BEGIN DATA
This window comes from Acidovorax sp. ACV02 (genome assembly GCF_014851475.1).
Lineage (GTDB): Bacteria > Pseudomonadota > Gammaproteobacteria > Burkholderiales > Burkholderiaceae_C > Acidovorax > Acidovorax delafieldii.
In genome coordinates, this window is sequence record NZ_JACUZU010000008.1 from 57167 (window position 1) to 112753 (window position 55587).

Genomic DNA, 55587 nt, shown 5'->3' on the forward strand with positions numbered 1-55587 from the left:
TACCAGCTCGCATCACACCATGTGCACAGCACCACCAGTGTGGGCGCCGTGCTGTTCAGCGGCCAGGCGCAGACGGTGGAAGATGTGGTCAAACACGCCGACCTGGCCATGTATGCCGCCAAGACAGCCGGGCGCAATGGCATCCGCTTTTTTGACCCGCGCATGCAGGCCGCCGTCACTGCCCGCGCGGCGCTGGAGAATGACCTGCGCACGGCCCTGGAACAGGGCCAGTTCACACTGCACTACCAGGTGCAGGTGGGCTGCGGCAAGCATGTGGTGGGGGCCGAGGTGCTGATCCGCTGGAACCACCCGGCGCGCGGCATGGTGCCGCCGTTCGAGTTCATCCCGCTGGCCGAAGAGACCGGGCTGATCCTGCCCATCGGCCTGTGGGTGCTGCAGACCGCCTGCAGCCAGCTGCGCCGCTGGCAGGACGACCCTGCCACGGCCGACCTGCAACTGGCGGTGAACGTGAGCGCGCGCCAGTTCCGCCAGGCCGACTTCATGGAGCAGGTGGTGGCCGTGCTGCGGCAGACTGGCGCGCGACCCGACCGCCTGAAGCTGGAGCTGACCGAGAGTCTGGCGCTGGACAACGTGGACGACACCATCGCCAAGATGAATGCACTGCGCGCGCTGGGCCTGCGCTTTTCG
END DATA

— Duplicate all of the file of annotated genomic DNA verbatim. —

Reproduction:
This window comes from Acidovorax sp. ACV02 (genome assembly GCF_014851475.1).
Lineage (GTDB): Bacteria > Pseudomonadota > Gammaproteobacteria > Burkholderiales > Burkholderiaceae_C > Acidovorax > Acidovorax delafieldii.
In genome coordinates, this window is sequence record NZ_JACUZU010000008.1 from 57167 (window position 1) to 112753 (window position 55587).

Genomic DNA, 55587 nt, shown 5'->3' on the forward strand with positions numbered 1-55587 from the left:
TACCAGCTCGCATCACACCATGTGCACAGCACCACCAGTGTGGGCGCCGTGCTGTTCAGCGGCCAGGCGCAGACGGTGGAAGATGTGGTCAAACACGCCGACCTGGCCATGTATGCCGCCAAGACAGCCGGGCGCAATGGCATCCGCTTTTTTGACCCGCGCATGCAGGCCGCCGTCACTGCCCGCGCGGCGCTGGAGAATGACCTGCGCACGGCCCTGGAACAGGGCCAGTTCACACTGCACTACCAGGTGCAGGTGGGCTGCGGCAAGCATGTGGTGGGGGCCGAGGTGCTGATCCGCTGGAACCACCCGGCGCGCGGCATGGTGCCGCCGTTCGAGTTCATCCCGCTGGCCGAAGAGACCGGGCTGATCCTGCCCATCGGCCTGTGGGTGCTGCAGACCGCCTGCAGCCAGCTGCGCCGCTGGCAGGACGACCCTGCCACGGCCGACCTGCAACTGGCGGTGAACGTGAGCGCGCGCCAGTTCCGCCAGGCCGACTTCATGGAGCAGGTGGTGGCCGTGCTGCGGCAGACTGGCGCGCGACCCGACCGCCTGAAGCTGGAGCTGACCGAGAGTCTGGCGCTGGACAACGTGGACGACACCATCGCCAAGATGAATGCACTGCGCGCGCTGGGCCTGCGCTTTTCG